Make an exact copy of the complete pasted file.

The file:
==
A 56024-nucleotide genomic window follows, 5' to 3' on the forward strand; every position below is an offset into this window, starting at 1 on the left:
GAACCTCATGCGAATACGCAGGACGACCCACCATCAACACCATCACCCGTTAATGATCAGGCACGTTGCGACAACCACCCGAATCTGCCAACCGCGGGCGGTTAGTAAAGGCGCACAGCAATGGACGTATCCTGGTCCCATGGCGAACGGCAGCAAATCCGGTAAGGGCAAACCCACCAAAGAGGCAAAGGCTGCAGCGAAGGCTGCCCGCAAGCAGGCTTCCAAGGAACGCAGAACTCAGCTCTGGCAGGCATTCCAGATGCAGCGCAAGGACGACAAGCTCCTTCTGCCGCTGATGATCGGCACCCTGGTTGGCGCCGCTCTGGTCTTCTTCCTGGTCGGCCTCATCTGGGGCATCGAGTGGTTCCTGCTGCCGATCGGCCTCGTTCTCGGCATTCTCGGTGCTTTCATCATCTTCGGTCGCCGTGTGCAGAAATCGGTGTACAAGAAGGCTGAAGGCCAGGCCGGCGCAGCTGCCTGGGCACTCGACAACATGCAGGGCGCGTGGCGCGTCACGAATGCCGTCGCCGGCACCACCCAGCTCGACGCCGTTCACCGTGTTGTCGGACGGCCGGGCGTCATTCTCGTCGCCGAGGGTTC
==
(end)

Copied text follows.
A 56024-nucleotide genomic window follows, 5' to 3' on the forward strand; every position below is an offset into this window, starting at 1 on the left:
GAACCTCATGCGAATACGCAGGACGACCCACCATCAACACCATCACCCGTTAATGATCAGGCACGTTGCGACAACCACCCGAATCTGCCAACCGCGGGCGGTTAGTAAAGGCGCACAGCAATGGACGTATCCTGGTCCCATGGCGAACGGCAGCAAATCCGGTAAGGGCAAACCCACCAAAGAGGCAAAGGCTGCAGCGAAGGCTGCCCGCAAGCAGGCTTCCAAGGAACGCAGAACTCAGCTCTGGCAGGCATTCCAGATGCAGCGCAAGGACGACAAGCTCCTTCTGCCGCTGATGATCGGCACCCTGGTTGGCGCCGCTCTGGTCTTCTTCCTGGTCGGCCTCATCTGGGGCATCGAGTGGTTCCTGCTGCCGATCGGCCTCGTTCTCGGCATTCTCGGTGCTTTCATCATCTTCGGTCGCCGTGTGCAGAAATCGGTGTACAAGAAGGCTGAAGGCCAGGCCGGCGCAGCTGCCTGGGCACTCGACAACATGCAGGGCGCGTGGCGCGTCACGAATGCCGTCGCCGGCACCACCCAGCTCGACGCCGTTCACCGTGTTGTCGGACGGCCGGGCGTCATTCTCGTCGCCGAGGGTTC